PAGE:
14. Mike Evans – Evans operates at a deeper level than Godwin and has always been more of a catch-point guy so the connection with Brady was going to be questionable at first, but that doubt was put to bed when Evans averaged a higher per target scoring average than Cooper Kupp. At 2.32 fantasy points per target, he ranked 3rd among all receivers with at least 100 targets. Now with Godwin set to miss time early, Evans should take on a larger role than the 16% target share he managed last season. The Bucs are not very likely to throw the ball over 700 times again, though it seems the market is more bullish on his role without Godwin than the decreased overall value he controls in the passing game. As WR7, he is also going in the middle of the 2nd round with Deebo Samuel and Tyreek Hill. That is a hefty price jump from the 3rd, sometimes 4th round price with which he started this offseason. If he is going to be able to get anywhere near a positive return on investment, he will need to keep up his torrid TD pace from last season. Playing 16 games and ending with 14 TDs is a good way to do that. With the loss of Gronkowski and Godwin in the red zone, Evans should feast early, but upon Godwin’s return, he’s going to need to maintain those rates. That is a tall order.
15. Terry McLaurin – This is a big year for F1, Terry McLaurin. He is playing this season with Carson Wentz, the best quarterback the organization has seen since Kirk Cousins left following the 2017 season. Terry signed his new shiny contract recently and will be in line for another 130+ targets in an offense ready to move. Washington has three good backs plus Curtis Samuel that can take carries and are more than capable in the passing game. They drafted Dyami Brown in 2020 and then 2021 first-rounder Jahan Dotson to fill out the group this offseason. This is not going to be haphazardly lobbing balls in the direction of McLaurin and hope he makes a play anymore. This is finally the iteration of the Washington offense that should provide a higher finish than WR25. It’s truly impressive that he’s been able to average over 13 fantasy points per game in the environment in which he has been stuck. It’s going to be fun to watch his route running truly be showcased the way it’s meant to be.
16. AJ Brown – AJB’s skillset working down the field may be what Jalen Hurts needs. Clearly, his arm talent is not very impressive, and the razor-like cuts of Devonta Smith are somewhat of a waste in the Eagles’ passing game. Brown torches defenders in man coverage and when he’s working one on one down the field, that’s exactly what you hope to see. What’s really impressive is that not only does he create route separation, he also creates it at the catch point. He is one of the best in the league at reigning in contested targets and will need to continue to do so with Hurts. Essentially, he’ll be working more like a Big Z in Nick Sirianni’s system. There may be weeks when he could be close to getting shut out completely, but Brown does a lot with fewer targets than most. Expect a roller coaster with larger spike weeks than what we saw with Smith.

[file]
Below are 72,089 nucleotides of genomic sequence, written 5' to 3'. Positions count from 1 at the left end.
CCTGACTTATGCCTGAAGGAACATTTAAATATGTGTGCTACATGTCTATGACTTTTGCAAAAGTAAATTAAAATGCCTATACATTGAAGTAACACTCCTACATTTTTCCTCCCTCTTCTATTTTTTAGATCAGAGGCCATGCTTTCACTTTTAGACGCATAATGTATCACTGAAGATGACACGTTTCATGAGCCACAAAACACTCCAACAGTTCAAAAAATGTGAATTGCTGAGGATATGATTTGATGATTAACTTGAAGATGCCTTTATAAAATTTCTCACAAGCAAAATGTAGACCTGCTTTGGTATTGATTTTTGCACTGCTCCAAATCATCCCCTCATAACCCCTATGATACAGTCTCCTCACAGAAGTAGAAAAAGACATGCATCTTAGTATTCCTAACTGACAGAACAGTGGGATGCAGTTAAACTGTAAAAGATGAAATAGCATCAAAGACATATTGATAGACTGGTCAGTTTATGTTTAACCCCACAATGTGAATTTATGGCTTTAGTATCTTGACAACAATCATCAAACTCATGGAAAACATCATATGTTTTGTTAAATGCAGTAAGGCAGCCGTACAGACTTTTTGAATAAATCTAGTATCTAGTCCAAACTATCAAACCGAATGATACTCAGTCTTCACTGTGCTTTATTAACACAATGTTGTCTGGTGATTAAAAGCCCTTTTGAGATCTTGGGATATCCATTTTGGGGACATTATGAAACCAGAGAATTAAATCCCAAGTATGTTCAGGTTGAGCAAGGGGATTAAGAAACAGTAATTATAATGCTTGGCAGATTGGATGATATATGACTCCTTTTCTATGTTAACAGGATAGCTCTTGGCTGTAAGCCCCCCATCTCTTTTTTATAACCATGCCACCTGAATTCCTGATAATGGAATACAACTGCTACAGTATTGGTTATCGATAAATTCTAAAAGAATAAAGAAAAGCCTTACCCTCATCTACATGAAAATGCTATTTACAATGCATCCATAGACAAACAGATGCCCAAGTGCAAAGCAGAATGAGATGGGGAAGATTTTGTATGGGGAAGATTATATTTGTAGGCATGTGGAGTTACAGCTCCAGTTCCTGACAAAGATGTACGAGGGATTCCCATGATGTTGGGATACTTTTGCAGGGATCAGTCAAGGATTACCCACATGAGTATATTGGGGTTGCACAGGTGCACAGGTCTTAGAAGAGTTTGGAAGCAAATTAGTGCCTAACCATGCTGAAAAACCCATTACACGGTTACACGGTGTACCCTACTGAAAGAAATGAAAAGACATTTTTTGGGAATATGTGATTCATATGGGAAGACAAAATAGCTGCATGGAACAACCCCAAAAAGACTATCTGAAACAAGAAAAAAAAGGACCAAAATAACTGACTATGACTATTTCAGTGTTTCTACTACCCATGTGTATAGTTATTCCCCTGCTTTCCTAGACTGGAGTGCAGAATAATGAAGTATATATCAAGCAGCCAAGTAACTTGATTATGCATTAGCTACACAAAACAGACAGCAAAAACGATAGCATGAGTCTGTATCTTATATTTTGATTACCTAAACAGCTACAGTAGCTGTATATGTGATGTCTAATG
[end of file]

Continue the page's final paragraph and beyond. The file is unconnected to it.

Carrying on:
17. Rashod Bateman – This is the year two WR you need to get, and even better; you can get him at a discount. With an ADP of 68, you can get a potential top 12 WR in the 6th round! Bateman was an elite prospect coming out of college and carries first-round draft capital in an offense that traded away WR Hollywood Brown, drafted no wideouts in the 2022 draft despite having 11 picks, and plays a solid two-pass-catcher system that will now feature him and TE Mark Andrews. Last season, Bateman earned a 16% target share after missing the first five weeks with a groin injury and then playing the majority of his snaps with QB Tyler Huntley and his minuscule 5.8 yards per attempt. Bateman also did not log a snap count over 70% until week 15 while Hollywood only failed to meet that threshold three times all year with a low of 62%. Given Bateman’s ability to win against both Man and Zone, he is a reliable target in the short to intermediary routes and can also win in the middle of the field. This should result in a target share north of 25%. The Ravens haven’t seen an X like this in some time, but Rashod Bateman is that good.